Victoria Seewaldt, MD, professor of medicine (Medical Oncology) and director of the Breast Cancer Prevention Program at the Women’s Wellness Clinic, learned recently that she and her colleagues at Duke, along with Charlotte Kuperwasser, PhD, of Tufts University, will receive an NCI/NI Provocative Question R01 grant.
"Our application investigates the role of MCP-1 signaling in promoting triple-negative breast cancer in obese women," said Dr. Seewaldt. "The grant translates from humanized mouse models, to 3-D and 4-D culture, to clinical trials, and back to the lab."
We understand that this was a very competitive RFA, with more than 8,000 proposals submitted and just two dozen grants awarded.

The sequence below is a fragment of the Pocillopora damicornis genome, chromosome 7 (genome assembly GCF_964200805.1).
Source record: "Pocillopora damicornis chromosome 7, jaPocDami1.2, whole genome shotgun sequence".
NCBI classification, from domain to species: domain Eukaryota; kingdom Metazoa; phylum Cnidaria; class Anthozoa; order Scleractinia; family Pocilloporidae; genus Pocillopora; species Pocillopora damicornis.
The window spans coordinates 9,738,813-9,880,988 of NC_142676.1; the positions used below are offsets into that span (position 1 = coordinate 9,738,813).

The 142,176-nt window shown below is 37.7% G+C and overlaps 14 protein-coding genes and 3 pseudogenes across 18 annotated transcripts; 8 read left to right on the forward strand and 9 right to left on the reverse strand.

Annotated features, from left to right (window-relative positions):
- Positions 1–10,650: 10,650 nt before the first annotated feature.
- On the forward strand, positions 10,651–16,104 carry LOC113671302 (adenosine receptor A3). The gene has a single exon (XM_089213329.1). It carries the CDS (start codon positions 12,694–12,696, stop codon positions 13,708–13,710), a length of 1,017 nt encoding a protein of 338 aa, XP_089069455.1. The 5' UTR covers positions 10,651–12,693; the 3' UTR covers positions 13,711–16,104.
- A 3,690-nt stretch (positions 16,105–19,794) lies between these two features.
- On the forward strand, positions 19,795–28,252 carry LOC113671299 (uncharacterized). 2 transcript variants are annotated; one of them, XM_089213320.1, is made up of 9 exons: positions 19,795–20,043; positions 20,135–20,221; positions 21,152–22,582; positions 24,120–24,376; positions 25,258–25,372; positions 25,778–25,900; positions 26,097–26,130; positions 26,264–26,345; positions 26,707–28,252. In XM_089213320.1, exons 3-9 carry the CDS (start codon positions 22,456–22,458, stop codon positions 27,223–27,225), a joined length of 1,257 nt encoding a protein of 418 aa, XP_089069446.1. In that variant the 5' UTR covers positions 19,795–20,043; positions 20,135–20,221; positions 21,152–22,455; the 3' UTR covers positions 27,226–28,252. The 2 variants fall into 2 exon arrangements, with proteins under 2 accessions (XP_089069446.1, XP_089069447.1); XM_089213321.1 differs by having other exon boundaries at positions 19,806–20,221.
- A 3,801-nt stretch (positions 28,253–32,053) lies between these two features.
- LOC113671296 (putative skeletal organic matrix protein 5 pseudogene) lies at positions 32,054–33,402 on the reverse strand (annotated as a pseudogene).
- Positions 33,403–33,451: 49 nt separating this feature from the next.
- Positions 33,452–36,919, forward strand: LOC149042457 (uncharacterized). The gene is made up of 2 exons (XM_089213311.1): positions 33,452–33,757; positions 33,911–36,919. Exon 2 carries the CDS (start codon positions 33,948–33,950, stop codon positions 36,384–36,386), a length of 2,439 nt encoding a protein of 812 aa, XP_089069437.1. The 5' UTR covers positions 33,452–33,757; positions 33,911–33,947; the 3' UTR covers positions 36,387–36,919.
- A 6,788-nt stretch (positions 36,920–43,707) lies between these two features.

Seewaldt adds this:
We are only just starting to understand the role of obesity and the breast microenvironment in breast cancer. Here our team investigates the role of obesity in mouse models of inflammation and microenvironment signaling in promoting breast cancer initiation and progression. We then will take our findings and test in high-risk women whether we can modify tissue microenvironment signaling to reverse changes in the breast that we hypothesize promote breast cancer.
We are excited to embark on a project that uses co-studies of mice and high-risk women. This allows us to investigate the mechanistic contribution of the tissue environment and then test our laboratory observations in high-risk women. We are hopeful that we will identify new ways to prevent aggressive breast cancers.